Need new funds for climate action: India
India has demanded “new and additional” climate-specific financial resources to be made available in a predictable manner, in its second biennial update report (BUR) to the United Nations Framework Convention on Climate Change (UNFCCC).Updated: Feb 13, 2019 08:41 IST
India has demanded “new and additional” climate-specific financial resources to be made available in a predictable manner, in its second biennial update report (BUR) to the United Nations Framework Convention on Climate Change (UNFCCC). The report, submitted to UNFCCC in December, was released by the environment ministry on Tuesday.
The report, which contains India’s greenhouse gas inventory and details of how climate change is affecting the country, states that the energy sector accounted for 73% of India’s total emissions in 2014, estimated at 2,607.5 million tones.
Within the energy sector, electricity production was the highest contributor, accounting for 42% of emissions from all sectors. Manufacturing industries and construction together emitted 18.4% of total emissions from the energy sector.
Although emissions increased from 2,136.8 million tonnes of CO2 equivalent in 2010, India stated that it was on track to achieving its commitments to the UNFCCC. India needs more money to limit the temperature rise to 1.5 degree Celsius over pre-industrial levels, the report said.
“India as a responsible nation is mobilising and stretching its domestic financial resource base to meet the developmental imperatives of its population, in a sustainable manner. India is on track to meet its Copenhagen commitment of reduction in emissions intensity of GDP by 20-25% by 2020 with reference to 2005 level… to meet the growing global challenge and to limit the temperature rise to 1.5 degree Celsius by 2030, new and additional financial and technological support is required from the developed country Parties,” the report said.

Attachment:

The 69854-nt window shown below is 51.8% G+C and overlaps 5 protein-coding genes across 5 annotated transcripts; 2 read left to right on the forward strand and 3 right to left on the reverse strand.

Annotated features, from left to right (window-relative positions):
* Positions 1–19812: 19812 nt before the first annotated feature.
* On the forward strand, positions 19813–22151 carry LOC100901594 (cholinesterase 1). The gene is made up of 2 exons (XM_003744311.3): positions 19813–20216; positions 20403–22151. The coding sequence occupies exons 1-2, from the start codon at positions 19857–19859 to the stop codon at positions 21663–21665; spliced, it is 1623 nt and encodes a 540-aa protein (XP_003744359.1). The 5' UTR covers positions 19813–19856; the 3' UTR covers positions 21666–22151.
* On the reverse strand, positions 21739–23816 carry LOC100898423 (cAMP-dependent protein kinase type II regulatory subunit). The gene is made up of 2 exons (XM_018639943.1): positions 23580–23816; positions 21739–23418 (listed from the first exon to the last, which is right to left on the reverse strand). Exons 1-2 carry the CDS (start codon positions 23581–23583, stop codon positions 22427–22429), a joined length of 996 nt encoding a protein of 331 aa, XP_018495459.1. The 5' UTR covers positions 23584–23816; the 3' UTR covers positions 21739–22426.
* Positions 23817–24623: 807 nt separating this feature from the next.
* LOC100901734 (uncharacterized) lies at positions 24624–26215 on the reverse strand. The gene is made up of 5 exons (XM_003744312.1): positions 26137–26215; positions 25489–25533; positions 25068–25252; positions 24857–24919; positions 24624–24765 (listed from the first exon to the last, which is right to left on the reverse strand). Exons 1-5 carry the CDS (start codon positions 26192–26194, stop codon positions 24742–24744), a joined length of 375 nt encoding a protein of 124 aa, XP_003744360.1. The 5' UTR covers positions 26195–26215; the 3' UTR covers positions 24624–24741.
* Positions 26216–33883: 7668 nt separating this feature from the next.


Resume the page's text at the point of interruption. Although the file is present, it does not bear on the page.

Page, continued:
“To meet its Paris commitments and implement NDCs, India requires new and additional financial, technological and capacity support, which is not forthcoming.” NDC is an acronym for nationally determined contribution.
The report gives an account of how much climate finance it has received so far.
For example, between July 2014 and June 2018, India received an indicative allocation of $87.87 million from Global Environment Facility (GEF), an entity entrusted with the financial mechanism of the UNFCC, of which only $59.08 million has been approved. For the period from July 2018 to June 2022, India’s indicative allocation has been reduced by almost 50% or $40.63 million.
“The financial pledges made by the developed countries during the yearlong replenishment process of GEF cycle are increasingly not being fulfilled,” the report added.
India would need around $206 billion (at 2014-15 prices) between 2015 and 2030 for implementing adaptation actions in agriculture, forestry, fisheries infrastructure, water resources, and ecosystems. Financial requirements for undertaking mitigation actions are even more. Official estimates indicate that the mitigation activities for moderate low carbon development would cost around $834 billion till 2030.
Altimeter data analysis of 1993-2012 reveals that the rate of sea level rise over the North Indian Ocean is comparable to global mean sea level rise trend (3.2 mm /yr), indicating vulnerability of coastal populations, as per the report.
“India is on track to achieve two of its three quantitative commitments under the Paris agreement. It may be unable to achieve the third target of creating 2.5 to
3 billion tonne carbon sinks. But the good news is at least our forest and crop land are acting as carbon sinks already. The economy is growing, so increase in greenhouse gas emissions is not surprising. More can be done in the forestry sector,” said NH Ravindranath, a climate scientist at the Indian Institute of Science .